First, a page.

Stroke patients with orthostatic hypertensive responses that are one of the blood pressure regulation problems can easily fall down while doing rehabilitation, which may result in prolonged hospitalization and delayed treatment and recovery. This may result in increasing the medical cost and burden. In turn, developing a diagnostic test for the orthostatic hypertension (OH) is clinically important for patients who are suffering from stroke. Clinically, a patient needs to have a tilt testing that requires measuring the change of blood pressures and heart rate at all angles to determine whether a stroke patient has OH. It takes lots of time and effort to perform the test. Assuming there exist measurement errors when obtaining the blood pressures and heart rate at all angles, this paper proposes using multiple mixed-effect models to obtain the true trajectories of these measurements, which take into account the measurement error and the possible correlation among multiple measurements, and a logistic regression uses these true trajectories at a given time and other fixed-effect covariates as predictors to predict the status of OH. The joint likelihood function is derived to estimate parameters and the area under the receiver operating characteristics curve is used to estimate the predictive power of the model. Monte Carlo simulations are performed to evaluate the feasibility of the proposed methods. Also, the proposed model is implemented in the real data and provides an acceptable predictive power.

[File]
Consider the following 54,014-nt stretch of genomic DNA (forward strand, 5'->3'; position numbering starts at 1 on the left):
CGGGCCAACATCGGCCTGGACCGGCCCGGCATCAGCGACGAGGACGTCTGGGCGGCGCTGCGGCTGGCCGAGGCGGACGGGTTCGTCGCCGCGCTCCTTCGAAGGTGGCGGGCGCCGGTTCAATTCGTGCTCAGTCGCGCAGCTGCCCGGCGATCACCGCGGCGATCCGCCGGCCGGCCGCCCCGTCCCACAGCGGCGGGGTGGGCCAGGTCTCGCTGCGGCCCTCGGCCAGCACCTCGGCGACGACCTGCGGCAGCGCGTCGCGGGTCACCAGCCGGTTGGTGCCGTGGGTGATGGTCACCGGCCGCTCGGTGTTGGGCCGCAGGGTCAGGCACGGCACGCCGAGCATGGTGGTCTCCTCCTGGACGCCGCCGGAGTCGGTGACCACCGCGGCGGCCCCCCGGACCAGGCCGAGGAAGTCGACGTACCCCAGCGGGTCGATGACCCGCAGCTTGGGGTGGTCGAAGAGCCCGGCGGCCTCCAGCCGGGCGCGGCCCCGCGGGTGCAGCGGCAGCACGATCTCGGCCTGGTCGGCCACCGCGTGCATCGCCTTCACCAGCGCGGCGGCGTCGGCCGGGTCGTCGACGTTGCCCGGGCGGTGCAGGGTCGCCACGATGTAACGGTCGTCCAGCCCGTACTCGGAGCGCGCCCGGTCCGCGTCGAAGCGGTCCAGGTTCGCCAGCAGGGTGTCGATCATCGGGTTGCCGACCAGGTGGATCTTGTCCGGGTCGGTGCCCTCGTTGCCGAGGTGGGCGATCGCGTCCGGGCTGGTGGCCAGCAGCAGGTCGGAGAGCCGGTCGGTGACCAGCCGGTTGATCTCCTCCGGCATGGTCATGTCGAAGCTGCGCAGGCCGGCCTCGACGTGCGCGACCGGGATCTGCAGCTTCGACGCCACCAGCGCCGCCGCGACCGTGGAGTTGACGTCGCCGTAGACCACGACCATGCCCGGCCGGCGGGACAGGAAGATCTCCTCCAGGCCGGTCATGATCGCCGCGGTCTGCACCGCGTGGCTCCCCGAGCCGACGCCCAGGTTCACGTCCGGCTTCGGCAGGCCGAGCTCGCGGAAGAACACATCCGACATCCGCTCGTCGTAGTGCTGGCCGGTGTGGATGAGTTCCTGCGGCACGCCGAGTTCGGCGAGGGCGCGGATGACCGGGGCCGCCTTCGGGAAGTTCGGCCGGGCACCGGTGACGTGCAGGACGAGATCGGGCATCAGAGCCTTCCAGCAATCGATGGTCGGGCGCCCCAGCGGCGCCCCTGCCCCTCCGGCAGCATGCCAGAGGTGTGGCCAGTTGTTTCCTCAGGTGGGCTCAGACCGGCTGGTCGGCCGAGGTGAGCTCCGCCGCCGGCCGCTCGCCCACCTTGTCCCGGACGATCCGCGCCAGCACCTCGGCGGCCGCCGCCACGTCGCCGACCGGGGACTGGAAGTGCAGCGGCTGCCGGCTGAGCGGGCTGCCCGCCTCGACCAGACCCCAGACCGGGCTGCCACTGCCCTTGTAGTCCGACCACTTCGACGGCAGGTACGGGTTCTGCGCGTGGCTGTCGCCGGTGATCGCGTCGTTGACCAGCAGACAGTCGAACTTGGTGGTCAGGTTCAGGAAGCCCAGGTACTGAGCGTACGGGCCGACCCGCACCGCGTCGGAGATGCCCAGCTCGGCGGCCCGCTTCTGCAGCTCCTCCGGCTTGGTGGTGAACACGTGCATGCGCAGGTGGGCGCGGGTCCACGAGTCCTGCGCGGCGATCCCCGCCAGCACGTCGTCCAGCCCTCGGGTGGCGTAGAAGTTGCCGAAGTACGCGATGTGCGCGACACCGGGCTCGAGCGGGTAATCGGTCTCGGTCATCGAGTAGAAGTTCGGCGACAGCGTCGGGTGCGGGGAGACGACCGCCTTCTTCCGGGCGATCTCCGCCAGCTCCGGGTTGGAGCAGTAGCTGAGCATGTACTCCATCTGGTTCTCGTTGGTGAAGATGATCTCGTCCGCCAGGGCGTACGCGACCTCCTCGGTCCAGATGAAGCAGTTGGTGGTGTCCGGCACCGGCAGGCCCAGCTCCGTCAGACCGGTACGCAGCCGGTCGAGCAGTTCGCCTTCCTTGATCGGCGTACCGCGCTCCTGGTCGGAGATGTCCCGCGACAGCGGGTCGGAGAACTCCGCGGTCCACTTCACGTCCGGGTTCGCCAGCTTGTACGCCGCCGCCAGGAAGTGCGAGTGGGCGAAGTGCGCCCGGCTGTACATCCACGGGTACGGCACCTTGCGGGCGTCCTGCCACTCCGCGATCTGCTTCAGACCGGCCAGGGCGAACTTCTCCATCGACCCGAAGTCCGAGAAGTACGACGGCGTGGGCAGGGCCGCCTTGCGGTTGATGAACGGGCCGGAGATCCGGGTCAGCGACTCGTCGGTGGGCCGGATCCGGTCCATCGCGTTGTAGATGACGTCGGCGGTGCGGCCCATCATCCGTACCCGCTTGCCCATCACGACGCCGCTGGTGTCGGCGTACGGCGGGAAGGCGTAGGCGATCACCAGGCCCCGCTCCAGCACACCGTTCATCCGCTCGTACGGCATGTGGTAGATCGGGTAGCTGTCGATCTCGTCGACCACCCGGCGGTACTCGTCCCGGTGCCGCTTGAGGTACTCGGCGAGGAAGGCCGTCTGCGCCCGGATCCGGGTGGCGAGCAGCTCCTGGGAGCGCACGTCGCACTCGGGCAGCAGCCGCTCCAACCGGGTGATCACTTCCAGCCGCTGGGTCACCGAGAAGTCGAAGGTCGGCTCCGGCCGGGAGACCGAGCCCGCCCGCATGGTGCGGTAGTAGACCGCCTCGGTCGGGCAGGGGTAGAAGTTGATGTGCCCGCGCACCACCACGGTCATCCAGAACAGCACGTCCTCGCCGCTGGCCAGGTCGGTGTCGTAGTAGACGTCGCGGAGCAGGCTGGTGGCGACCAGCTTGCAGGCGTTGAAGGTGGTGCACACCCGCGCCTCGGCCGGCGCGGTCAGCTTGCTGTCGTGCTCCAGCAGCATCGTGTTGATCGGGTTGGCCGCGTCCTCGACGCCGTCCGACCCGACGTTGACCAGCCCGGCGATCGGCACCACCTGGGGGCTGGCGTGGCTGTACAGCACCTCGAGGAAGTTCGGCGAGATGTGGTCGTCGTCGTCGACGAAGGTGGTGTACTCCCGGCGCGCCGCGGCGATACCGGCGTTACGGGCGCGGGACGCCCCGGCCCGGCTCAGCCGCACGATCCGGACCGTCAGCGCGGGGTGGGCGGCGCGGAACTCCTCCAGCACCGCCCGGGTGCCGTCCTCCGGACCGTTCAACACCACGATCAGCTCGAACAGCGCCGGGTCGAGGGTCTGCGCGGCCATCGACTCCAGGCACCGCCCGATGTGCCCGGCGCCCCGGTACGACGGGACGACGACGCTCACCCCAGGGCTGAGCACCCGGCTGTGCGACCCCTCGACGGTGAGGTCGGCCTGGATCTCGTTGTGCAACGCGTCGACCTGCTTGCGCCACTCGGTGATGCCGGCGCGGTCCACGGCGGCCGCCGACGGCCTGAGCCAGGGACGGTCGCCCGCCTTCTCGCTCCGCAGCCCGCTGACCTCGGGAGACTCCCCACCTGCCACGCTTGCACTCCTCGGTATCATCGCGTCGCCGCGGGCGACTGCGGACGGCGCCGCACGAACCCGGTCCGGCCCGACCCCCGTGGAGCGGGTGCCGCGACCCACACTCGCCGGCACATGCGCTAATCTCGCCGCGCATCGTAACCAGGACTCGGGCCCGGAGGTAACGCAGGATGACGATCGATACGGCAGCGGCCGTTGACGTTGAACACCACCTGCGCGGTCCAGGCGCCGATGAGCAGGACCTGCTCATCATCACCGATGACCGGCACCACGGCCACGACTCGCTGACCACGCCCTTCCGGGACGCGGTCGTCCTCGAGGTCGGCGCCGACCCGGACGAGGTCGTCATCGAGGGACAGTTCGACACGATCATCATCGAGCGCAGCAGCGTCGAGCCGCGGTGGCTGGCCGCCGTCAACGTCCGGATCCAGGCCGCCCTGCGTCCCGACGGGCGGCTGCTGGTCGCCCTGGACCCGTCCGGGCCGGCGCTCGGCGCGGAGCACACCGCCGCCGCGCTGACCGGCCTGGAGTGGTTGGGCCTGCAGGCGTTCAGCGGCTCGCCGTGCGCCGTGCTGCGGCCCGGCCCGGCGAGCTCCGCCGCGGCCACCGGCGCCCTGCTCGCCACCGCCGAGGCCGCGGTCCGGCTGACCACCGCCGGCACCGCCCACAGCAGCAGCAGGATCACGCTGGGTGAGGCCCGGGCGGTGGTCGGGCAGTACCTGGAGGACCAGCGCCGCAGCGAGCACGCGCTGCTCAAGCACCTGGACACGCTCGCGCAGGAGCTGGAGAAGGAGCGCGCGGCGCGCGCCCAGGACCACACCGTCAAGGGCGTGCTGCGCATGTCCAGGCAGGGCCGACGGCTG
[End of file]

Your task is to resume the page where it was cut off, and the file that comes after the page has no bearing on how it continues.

]]>Meta-analysis of rare event studies has recently become a subject of controversy and debate. We will argue and demonstrate in this paper that the occurrence of zero events in clinical trials or cohort studies, even if zeros occur in both arms (the case of a double-zero trial), is less problematic, at least from a statistical perspective, if the available statistical tools are applied in the appropriate way. In particular, it is neither necessary nor advisable to exclude studies with zero events from the meta-analysis. In terms of statistical tools, we will focus here on Mantel–Haenszel techniques, mixed Poisson regression and related regression models.